Compositionality: projectivity of quantifiers quantifier1 st argument2 nd argument ^|# ^|# some ## º## no |#|# |#|# every |#|# ||## not every ## ## at least two #### #### most###### ||## exactly one############ all but one############
Compositionality: projectivity of quantifiers: some, first argument quantifier1 st argument2 nd argument ^|# ^|# some ## ## couch,sofa: some couches sag some sofas sag finch,bird: some finches sing some birds sing boy,small boy: some boys sing some small boys sing human, non-human: Some humans sing some non-humans sing boy,girl: Some boys sing # Some girls sing animal,non-ape: Some animals breathe some non-apes breathe ^ | #
Compositionality: projectivity of quantifiers: some, second argument quantifier1 st argument2 nd argument ^|# ^|# some ## ## beautiful,pretty: some couches are pretty some couches are beautiful sing beautifully,sing: some finches sings beautifully some finches sing sing, sing beautifully: some finches sing some finches sing beautifully human,non-human: some humans sing some non-humans sing late|early: some people were early # some people were late ^ |
Compositionality: projectivity of quantifiers: no; first argument quantifier1 st argument2 nd argument ^|# ^|# no |#|# |#|# ^ | couch,sofa: no couches sag no sofas sag finch,bird: no finches sing no birds sing boy,small boy: no boys sing no small boys sing human, non-human: no humans sing | no non-humans sing boy, girl: no boys sing # no girls sing Animal,non-ape: no animals breathe | no non-apes breathe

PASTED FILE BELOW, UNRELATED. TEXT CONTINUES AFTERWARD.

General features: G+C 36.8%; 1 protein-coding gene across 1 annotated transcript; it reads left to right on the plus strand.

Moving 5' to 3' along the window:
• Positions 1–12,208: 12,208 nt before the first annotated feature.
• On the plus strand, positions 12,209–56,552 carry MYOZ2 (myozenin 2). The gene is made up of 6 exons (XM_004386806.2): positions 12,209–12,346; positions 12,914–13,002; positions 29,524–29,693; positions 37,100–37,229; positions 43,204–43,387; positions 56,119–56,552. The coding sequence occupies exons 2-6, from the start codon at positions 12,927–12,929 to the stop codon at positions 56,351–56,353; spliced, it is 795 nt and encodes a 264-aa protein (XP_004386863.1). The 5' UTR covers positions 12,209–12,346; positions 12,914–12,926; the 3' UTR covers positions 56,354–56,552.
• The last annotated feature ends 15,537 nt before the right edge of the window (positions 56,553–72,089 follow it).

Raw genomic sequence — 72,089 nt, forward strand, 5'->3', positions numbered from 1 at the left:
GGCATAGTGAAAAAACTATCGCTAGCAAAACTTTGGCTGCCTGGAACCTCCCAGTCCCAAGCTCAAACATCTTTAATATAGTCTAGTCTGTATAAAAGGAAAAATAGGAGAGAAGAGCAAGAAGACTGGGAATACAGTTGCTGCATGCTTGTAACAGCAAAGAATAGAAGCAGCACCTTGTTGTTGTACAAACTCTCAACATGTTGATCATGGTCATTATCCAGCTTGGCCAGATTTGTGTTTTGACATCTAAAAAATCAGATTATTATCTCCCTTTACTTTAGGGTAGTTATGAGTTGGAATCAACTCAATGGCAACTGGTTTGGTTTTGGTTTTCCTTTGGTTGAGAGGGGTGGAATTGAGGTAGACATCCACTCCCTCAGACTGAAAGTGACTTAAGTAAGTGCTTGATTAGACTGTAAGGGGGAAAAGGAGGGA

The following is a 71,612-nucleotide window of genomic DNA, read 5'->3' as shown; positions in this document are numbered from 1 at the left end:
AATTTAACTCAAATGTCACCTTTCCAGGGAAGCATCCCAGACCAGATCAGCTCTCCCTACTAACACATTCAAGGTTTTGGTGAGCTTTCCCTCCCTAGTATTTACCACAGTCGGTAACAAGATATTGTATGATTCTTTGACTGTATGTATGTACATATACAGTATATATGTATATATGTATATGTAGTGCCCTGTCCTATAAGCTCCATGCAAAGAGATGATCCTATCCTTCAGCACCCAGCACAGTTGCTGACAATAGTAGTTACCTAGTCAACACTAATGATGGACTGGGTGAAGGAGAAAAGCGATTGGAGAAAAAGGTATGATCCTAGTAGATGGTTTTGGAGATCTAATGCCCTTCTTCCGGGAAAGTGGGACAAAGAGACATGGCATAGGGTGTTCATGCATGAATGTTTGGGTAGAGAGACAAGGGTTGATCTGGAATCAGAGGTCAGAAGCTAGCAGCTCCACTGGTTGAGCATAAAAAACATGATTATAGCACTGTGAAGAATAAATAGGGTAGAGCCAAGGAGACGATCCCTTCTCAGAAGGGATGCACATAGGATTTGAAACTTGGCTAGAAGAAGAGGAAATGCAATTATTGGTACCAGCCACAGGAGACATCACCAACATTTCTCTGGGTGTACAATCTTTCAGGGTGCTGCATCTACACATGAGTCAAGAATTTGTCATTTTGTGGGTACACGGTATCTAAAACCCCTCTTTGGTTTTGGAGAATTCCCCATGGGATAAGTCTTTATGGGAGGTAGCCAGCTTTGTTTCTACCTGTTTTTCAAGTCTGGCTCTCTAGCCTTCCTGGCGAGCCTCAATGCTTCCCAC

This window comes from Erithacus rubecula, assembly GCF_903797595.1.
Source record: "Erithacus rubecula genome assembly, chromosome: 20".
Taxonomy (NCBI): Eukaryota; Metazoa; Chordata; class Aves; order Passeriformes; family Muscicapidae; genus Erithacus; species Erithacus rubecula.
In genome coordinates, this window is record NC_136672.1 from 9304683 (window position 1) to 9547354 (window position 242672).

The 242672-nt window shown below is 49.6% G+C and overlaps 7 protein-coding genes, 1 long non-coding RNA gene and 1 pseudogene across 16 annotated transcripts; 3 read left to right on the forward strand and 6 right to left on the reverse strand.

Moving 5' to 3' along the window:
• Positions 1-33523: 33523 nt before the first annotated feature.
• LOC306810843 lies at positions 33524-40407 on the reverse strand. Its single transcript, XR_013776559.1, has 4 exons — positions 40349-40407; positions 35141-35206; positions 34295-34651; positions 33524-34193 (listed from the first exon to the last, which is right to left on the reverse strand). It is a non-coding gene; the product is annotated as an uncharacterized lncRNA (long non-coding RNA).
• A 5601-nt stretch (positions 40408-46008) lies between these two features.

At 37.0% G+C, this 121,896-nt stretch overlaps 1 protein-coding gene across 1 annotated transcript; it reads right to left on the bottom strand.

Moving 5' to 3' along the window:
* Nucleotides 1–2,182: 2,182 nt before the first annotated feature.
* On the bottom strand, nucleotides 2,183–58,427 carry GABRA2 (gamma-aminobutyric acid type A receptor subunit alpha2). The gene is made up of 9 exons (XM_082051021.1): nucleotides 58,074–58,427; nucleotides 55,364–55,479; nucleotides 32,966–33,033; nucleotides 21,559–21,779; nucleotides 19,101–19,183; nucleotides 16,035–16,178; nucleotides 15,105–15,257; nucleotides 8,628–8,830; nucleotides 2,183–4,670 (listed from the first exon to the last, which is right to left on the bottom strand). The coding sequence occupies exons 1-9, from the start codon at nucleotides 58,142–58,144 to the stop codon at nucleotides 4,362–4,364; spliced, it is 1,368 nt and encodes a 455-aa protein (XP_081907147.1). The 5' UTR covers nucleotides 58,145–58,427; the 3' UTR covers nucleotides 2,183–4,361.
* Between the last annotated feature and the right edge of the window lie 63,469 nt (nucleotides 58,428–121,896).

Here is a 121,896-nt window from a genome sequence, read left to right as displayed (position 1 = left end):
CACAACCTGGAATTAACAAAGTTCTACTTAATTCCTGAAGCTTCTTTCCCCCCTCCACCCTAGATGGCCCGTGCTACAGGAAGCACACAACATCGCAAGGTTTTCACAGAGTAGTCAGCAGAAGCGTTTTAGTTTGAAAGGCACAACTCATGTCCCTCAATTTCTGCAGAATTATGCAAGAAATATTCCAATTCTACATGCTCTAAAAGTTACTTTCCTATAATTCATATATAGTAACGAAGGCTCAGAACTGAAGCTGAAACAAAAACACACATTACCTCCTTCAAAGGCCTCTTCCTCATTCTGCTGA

Compositionality: projectivity of quantifiers: every; first argument quantifier1 st argument2 nd argument ^|# ^|# every |#|# ||## ^ | couch,sofa: every couch sags every sofa sags finch,bird: every finch sings every bird sings boy,small boy: every boy sings every small boy sings human, non-human: every human sings | every non-human sings boy, girl: every boy sings # every girl sings animal, non-ape: every animal breathes | every non-ape breathes
Compositionality: projectivity of quantifiers: not every; first argument quantifier1 st argument2 nd argument ^|# ^|# not every ## ## ^ | # couch, sofa: not every couch sags not every sofa sags finch, bird: not every finch sings not every bird sings boy, small boy: not every boy sings not every small boy sings human, non-human: not every human sings not every non-human sings boy, girl: not every boy sings # not every girl sings animal, non-ape: not every animal breathes not every non-ape breathes
Projectivity of Verbs most verbs are upward monotone and project ^, |, and as # humans ^ nonhumans eats humans # eats non-humans but there are a lot of exceptions verbs with sentential complements require special treatment: factives, counterfactives, implicatives… (Parc verb classes)